The international sniping begins

Argentina play Uruguay in the Monumental on Saturday and whilst things are rarely friendly between two of the oldest rivals in international football, the sniping has come from an unexpected angle on Tuesday: Julio César Cáceres. That’s Julio César Cáceres of Paraguay. Obviously seeking to crank up the pressure on a team currently trailing in Paraguay’s wake in the World Cup qualifying table, Cáceres spoke out on Tuesday, and the target of his ire was one of his own club-mates – his captain, in fact: Boca Juniors’ Juan Román Riquelme, who’s responded in his trademark carefree, cheery fashion.

Cáceres was speaking in the context of current unrest at Boca following Mauricio Caranta’s relegation to backup goalkeeper behind new boy Javier García, who started for the first time for the first team in the 2-1 home defeat to Estudiantes on Sunday. In international week, though, he didn’t miss the opportunity to turn the interview with Paraguay’s Radio Católica Cáritas into a tirade against certain aspects of the Argentine selección. Caranta met on Tuesday with Boca manager Carlos Ischia, but wasn’t entirely satisfied with the reasons Ischia gave him for his sidelining. Cáceres spoke about that situation but saved the main portion of his criticism for Boca captain Riquelme.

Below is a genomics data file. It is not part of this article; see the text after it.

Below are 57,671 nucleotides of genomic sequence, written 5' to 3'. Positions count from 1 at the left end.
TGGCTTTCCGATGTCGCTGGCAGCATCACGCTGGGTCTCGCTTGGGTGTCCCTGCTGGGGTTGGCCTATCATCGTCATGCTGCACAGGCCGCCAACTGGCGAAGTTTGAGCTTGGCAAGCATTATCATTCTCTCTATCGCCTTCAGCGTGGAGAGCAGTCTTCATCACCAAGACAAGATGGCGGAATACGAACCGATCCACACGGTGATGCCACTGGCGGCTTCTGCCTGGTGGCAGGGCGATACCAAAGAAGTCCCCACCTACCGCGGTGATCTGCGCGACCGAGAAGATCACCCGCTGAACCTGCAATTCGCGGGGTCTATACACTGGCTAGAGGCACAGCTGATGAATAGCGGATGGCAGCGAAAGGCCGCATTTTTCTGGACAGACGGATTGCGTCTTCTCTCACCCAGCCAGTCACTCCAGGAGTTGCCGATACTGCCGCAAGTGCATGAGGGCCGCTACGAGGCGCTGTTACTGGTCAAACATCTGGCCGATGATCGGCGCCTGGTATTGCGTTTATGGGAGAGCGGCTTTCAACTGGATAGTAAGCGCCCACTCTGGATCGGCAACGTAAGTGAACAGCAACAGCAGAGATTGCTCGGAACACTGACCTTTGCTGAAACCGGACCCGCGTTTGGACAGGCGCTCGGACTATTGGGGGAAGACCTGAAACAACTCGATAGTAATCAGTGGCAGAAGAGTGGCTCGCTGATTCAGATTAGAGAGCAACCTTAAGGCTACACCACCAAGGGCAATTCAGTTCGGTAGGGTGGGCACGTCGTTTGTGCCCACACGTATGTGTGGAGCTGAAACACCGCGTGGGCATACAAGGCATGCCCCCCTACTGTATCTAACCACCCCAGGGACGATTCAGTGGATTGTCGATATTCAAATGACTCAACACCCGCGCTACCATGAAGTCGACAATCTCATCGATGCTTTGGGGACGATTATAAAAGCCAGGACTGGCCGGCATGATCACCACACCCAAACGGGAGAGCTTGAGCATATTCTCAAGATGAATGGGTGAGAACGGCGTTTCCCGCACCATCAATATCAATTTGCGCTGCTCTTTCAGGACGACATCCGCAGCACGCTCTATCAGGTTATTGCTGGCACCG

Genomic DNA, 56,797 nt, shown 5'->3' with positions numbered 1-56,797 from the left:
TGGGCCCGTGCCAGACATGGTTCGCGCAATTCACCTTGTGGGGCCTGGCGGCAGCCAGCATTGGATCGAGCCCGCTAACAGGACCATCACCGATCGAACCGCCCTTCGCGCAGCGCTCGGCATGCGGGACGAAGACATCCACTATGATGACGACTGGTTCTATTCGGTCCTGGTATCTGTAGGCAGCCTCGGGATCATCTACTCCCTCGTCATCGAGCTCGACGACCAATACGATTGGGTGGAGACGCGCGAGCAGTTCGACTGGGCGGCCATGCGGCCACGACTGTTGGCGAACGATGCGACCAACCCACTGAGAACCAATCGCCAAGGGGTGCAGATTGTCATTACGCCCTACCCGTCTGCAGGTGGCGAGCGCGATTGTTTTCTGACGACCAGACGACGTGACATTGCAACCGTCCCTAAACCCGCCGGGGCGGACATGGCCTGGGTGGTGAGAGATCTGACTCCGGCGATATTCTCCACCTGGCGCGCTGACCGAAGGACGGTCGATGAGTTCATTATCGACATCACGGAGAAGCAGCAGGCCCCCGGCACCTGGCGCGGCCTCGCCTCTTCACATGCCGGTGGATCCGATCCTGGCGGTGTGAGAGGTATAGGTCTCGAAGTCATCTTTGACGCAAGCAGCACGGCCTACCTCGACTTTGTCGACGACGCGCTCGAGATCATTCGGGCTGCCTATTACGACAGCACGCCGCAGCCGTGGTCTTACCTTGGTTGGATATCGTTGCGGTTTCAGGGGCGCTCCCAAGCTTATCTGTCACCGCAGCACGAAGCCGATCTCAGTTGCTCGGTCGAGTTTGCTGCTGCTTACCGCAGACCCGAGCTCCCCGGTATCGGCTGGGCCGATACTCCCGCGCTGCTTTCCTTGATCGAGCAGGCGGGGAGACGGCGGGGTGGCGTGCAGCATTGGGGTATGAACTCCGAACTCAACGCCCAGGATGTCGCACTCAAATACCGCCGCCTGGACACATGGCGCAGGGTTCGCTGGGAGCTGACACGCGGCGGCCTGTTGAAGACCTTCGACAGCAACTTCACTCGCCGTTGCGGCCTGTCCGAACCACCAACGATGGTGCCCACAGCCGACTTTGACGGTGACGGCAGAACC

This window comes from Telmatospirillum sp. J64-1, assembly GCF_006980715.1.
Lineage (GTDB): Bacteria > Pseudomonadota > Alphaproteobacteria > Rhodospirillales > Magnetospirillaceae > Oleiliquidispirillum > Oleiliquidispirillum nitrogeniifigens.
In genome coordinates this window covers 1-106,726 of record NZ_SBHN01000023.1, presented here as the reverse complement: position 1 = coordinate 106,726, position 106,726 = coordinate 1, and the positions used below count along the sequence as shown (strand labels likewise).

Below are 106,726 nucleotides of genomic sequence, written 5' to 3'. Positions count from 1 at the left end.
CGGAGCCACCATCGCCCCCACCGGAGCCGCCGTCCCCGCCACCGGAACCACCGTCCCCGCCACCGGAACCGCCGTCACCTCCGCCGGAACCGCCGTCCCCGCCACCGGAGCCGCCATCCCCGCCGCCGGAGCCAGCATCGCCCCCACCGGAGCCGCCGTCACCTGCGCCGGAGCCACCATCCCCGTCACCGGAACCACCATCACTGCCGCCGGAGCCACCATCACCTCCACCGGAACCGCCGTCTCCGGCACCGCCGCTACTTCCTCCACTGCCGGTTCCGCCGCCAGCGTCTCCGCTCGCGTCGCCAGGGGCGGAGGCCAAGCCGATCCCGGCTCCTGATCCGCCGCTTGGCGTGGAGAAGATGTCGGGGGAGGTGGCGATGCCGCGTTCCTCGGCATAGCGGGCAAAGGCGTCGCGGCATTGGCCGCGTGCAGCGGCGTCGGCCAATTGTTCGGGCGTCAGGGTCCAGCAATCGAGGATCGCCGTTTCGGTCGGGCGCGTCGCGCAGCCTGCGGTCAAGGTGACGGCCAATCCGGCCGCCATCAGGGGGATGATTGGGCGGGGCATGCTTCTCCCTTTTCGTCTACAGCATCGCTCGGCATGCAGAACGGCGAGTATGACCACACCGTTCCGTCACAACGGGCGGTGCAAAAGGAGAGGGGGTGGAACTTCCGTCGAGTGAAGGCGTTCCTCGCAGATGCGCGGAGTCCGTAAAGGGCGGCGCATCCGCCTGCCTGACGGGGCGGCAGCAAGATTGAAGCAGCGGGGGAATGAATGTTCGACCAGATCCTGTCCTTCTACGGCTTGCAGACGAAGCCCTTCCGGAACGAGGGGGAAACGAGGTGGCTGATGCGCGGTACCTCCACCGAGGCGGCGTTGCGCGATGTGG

‘Riquelme when he plays for the Selección is more motivated than when he plays for Boca,’ Cáceres told the interviewer, making a statement plenty of Argentina fans would probably disagree quite strongly with given JRR’s performances for both his club and his country so far this year. ‘He could be tired or mentally “saturated”,’ the Paraguayan continued, not so much hitting the nail on the head as driving it home with a sledgehammer. ‘When you don’t have any motivation, you need to spend a bit of time on the sidelines.’ Cáceres compared Riquelme unfavourably with attacking partner Martín Palermo, a man who for all his successes with the club he’s supported all his life, remains hungry for more.

The response from Riquelme, who’s currently training separately from the rest of the Argentine squad in an effort to regain fitness due to a metatarsal problem, was scathing. ‘He’s left all his former clubs in the wrong manner,’ said Riquelme, whose exits from first Barcelona and Villarreal I must have dreamt. ‘The only thing [Cáceres] wants is to cause trouble. If he wanted to leave Boca, there was no need to pick on me.’ He’s certainly got a point there, and it might be added that if Cáceres didn’t want to leave Boca, he could equally have spoken out about any of Argentina’s other players from the squad this week. Where this is going we’ll find out…